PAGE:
This Supply Chain Matters blog is to provide an update to Friday afternoon’s breaking news blog highlighting the announcement from China’s Trade Ministry indicating that added retaliatory tariffs will go into effect on December 15th. In our blog, we further highlighted President Trump’s declaration via Twitter ordering U.S. manufacture’s and retailers start seeking alternative sourcing of products and components outside of China, and preferably in the United States. At the time, we committed to our Supply Chain Matters readers that we would provide later updates.
This particular blog, being published Sunday afternoon, attempts to provide some added updates that should be of concern to our reading audience.
Trump Responds Yet Again
Late Friday afternoon, President Trump responded to China’s actions, indicating that he would raise the rate of existing and planned tariffs scheduled to go into effect on China imports on either September 1st and December 15th by 5 percentage points, while existing punitive tariffs on upwards of $250 billion in Chinese goods are be raised to 30 percent from 25 percent on October 1st.
That announcement brought immediate reaction from industry trade groups along with China, each voicing strong concerns on an escalating out of control trade war.
With China representing a significant export market for both U.S. and foreign automakers producing vehicles in the U.S. for export, China’s announcement of added auto import tariffs provides significant concerns. With the time span of these added tariffs spanning the holiday fulfillment quarter, many retailers had already undertaken measures to import products prior to the imposition of the added tariffs.
A Lot of Contradicting Information
President Trump is attending the G7 Summit in Biarritz France this weekend, and there has been a lot of contradictory information stemming from the President and the White House.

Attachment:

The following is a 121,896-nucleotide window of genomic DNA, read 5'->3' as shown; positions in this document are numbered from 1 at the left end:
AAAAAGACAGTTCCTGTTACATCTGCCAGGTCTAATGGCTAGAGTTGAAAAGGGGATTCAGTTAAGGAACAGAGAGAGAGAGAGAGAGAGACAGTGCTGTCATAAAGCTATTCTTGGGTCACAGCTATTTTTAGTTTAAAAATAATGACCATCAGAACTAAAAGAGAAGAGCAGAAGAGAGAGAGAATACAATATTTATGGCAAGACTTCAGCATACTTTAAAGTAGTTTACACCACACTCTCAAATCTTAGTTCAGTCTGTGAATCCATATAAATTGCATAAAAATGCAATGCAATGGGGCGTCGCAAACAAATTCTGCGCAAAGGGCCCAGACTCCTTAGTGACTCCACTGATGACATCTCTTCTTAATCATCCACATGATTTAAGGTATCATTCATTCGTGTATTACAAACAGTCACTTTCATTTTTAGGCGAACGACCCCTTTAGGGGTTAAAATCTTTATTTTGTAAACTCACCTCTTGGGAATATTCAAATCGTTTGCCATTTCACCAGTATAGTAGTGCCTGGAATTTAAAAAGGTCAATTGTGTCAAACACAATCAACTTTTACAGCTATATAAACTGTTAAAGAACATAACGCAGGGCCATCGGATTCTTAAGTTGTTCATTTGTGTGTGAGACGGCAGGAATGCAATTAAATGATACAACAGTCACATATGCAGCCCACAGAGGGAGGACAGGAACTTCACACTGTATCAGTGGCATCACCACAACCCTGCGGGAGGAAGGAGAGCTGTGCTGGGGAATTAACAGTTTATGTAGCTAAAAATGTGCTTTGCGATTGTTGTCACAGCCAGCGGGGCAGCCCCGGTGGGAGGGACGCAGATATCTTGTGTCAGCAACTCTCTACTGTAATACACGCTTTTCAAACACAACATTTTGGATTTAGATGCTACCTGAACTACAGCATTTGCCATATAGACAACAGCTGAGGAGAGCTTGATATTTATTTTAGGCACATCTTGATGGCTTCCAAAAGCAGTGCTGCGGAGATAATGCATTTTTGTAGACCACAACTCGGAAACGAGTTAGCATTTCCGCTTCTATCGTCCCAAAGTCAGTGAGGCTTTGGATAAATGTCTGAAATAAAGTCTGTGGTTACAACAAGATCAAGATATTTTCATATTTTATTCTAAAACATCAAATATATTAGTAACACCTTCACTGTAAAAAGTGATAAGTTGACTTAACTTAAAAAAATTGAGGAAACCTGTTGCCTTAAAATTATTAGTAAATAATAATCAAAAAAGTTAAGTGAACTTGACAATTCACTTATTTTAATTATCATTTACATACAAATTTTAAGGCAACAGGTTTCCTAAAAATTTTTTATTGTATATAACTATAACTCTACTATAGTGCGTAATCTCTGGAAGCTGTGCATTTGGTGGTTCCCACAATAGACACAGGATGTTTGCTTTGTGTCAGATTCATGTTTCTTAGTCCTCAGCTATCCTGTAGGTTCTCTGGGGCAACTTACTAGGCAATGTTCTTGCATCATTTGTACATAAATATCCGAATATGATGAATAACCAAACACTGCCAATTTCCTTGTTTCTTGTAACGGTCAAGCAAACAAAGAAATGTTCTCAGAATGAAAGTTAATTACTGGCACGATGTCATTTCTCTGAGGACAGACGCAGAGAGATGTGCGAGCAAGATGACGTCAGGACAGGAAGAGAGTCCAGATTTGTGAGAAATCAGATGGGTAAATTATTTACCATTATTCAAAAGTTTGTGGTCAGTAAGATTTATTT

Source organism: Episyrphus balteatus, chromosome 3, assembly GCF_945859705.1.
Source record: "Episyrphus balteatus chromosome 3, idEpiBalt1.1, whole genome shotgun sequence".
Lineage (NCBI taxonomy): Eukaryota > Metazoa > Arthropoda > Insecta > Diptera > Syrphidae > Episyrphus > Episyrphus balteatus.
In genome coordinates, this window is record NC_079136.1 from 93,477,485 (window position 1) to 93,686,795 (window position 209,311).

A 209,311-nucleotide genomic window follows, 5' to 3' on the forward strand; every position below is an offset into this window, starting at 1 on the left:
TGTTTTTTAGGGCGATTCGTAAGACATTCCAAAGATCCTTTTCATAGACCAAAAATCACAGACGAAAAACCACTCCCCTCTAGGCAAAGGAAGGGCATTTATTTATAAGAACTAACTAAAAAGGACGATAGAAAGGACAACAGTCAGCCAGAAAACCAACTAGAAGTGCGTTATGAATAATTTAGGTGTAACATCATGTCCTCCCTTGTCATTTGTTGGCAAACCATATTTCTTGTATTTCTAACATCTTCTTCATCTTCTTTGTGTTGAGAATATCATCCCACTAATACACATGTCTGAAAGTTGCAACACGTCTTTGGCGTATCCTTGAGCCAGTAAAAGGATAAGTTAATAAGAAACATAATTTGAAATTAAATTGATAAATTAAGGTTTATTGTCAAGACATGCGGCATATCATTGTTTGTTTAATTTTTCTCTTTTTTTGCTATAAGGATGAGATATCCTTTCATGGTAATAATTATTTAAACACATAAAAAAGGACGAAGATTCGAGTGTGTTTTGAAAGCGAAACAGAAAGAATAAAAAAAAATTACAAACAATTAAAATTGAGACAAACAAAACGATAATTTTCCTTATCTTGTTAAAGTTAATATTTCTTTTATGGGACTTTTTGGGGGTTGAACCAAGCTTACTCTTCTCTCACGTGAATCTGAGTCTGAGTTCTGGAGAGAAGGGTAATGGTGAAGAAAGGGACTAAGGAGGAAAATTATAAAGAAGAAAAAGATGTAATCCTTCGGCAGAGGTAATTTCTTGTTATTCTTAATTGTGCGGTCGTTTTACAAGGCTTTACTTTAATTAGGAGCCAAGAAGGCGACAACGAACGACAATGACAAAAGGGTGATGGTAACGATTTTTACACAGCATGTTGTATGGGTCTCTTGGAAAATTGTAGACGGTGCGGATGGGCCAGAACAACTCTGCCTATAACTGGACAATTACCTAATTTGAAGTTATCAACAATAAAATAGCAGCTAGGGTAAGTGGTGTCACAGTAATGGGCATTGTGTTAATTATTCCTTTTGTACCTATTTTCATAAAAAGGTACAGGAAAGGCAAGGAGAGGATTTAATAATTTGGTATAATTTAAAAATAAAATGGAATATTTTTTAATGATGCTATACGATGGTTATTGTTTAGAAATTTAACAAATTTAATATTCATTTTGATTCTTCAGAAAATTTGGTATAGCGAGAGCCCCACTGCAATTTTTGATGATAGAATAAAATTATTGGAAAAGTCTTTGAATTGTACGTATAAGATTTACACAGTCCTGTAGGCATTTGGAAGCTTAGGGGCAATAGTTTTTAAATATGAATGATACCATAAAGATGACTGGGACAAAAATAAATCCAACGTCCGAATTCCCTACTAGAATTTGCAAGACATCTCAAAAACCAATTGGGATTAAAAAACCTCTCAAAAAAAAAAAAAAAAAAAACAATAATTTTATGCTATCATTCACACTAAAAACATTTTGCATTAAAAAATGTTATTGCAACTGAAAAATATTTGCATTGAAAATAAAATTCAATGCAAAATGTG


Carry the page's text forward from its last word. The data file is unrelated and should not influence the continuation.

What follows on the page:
On Saturday, Trump indicated to reporters that he indeed had the authority to force U.S. businesses to leave China under the provisions of the Emergency Economic Powers Act of 1977, a law enacted to allow U.S. Presidents to isolate criminal regimes. The notions of in-essence, declaring China to be a criminal regime is provocative, as well as inflammatory, to state the obvious. On this morning’s Sunday forum news programs, select members of the Trump Administration, in particular. U.S. Treasury Secretary Steven Mnuchin, were quick to tone down the President’s decree, indicating that the Administration has no plans to invoke emergency powers to force U.S. companies to relocate production and sourcing operations. Mnuchin indicated to Fox News: “I think what he was saying is he’s ordering companies to start looking.”
As Supply Chain Matters has previously noted, U.S. manufacturers and retailers were already taking prudent action to begin some transition of sourcing away from China. The reality, however, is that such efforts take considerable time, and as many manufacturers are already realizing, many developing Asian nations such as India and Vietnam do not have the built-out manufacturing, supply and logistics network maturities that exist across China.